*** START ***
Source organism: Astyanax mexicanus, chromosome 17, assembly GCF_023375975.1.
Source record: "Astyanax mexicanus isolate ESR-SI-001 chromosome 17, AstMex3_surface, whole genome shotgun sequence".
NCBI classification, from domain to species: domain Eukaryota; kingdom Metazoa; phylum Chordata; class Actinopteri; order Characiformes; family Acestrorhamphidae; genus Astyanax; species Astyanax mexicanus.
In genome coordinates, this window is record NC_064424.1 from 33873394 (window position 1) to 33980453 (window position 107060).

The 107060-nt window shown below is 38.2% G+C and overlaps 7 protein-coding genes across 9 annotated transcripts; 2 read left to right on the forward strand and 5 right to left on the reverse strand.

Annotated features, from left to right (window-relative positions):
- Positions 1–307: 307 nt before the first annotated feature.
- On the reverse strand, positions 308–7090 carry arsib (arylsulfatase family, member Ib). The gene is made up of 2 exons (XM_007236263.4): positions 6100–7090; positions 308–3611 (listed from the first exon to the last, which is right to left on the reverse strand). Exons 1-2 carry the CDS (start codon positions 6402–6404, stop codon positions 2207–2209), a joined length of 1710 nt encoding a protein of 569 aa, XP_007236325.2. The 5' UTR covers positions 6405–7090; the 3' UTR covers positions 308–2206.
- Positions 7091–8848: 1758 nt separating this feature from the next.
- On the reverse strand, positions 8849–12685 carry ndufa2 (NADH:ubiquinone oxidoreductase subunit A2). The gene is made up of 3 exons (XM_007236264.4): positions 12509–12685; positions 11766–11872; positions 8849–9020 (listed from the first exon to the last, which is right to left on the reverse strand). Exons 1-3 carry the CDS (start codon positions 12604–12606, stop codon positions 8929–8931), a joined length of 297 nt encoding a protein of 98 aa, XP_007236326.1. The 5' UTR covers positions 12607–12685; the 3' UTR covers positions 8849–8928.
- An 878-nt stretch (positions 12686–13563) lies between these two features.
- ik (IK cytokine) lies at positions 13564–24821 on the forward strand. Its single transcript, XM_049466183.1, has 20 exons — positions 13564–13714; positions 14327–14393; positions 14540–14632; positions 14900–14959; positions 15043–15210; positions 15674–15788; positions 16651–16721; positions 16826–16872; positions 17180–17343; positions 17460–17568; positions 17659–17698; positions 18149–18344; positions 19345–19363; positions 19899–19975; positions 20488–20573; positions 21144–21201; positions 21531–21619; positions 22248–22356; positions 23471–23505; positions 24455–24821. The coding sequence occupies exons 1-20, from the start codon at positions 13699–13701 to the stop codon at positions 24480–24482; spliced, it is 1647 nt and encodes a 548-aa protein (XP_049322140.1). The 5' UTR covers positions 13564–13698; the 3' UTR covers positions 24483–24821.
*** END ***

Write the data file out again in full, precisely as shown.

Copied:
Source organism: Astyanax mexicanus, chromosome 17, assembly GCF_023375975.1.
Source record: "Astyanax mexicanus isolate ESR-SI-001 chromosome 17, AstMex3_surface, whole genome shotgun sequence".
NCBI classification, from domain to species: domain Eukaryota; kingdom Metazoa; phylum Chordata; class Actinopteri; order Characiformes; family Acestrorhamphidae; genus Astyanax; species Astyanax mexicanus.
In genome coordinates, this window is record NC_064424.1 from 33873394 (window position 1) to 33980453 (window position 107060).

The 107060-nt window shown below is 38.2% G+C and overlaps 7 protein-coding genes across 9 annotated transcripts; 2 read left to right on the forward strand and 5 right to left on the reverse strand.

Annotated features, from left to right (window-relative positions):
- Positions 1–307: 307 nt before the first annotated feature.
- On the reverse strand, positions 308–7090 carry arsib (arylsulfatase family, member Ib). The gene is made up of 2 exons (XM_007236263.4): positions 6100–7090; positions 308–3611 (listed from the first exon to the last, which is right to left on the reverse strand). Exons 1-2 carry the CDS (start codon positions 6402–6404, stop codon positions 2207–2209), a joined length of 1710 nt encoding a protein of 569 aa, XP_007236325.2. The 5' UTR covers positions 6405–7090; the 3' UTR covers positions 308–2206.
- Positions 7091–8848: 1758 nt separating this feature from the next.
- On the reverse strand, positions 8849–12685 carry ndufa2 (NADH:ubiquinone oxidoreductase subunit A2). The gene is made up of 3 exons (XM_007236264.4): positions 12509–12685; positions 11766–11872; positions 8849–9020 (listed from the first exon to the last, which is right to left on the reverse strand). Exons 1-3 carry the CDS (start codon positions 12604–12606, stop codon positions 8929–8931), a joined length of 297 nt encoding a protein of 98 aa, XP_007236326.1. The 5' UTR covers positions 12607–12685; the 3' UTR covers positions 8849–8928.
- An 878-nt stretch (positions 12686–13563) lies between these two features.
- ik (IK cytokine) lies at positions 13564–24821 on the forward strand. Its single transcript, XM_049466183.1, has 20 exons — positions 13564–13714; positions 14327–14393; positions 14540–14632; positions 14900–14959; positions 15043–15210; positions 15674–15788; positions 16651–16721; positions 16826–16872; positions 17180–17343; positions 17460–17568; positions 17659–17698; positions 18149–18344; positions 19345–19363; positions 19899–19975; positions 20488–20573; positions 21144–21201; positions 21531–21619; positions 22248–22356; positions 23471–23505; positions 24455–24821. The coding sequence occupies exons 1-20, from the start codon at positions 13699–13701 to the stop codon at positions 24480–24482; spliced, it is 1647 nt and encodes a 548-aa protein (XP_049322140.1). The 5' UTR covers positions 13564–13698; the 3' UTR covers positions 24483–24821.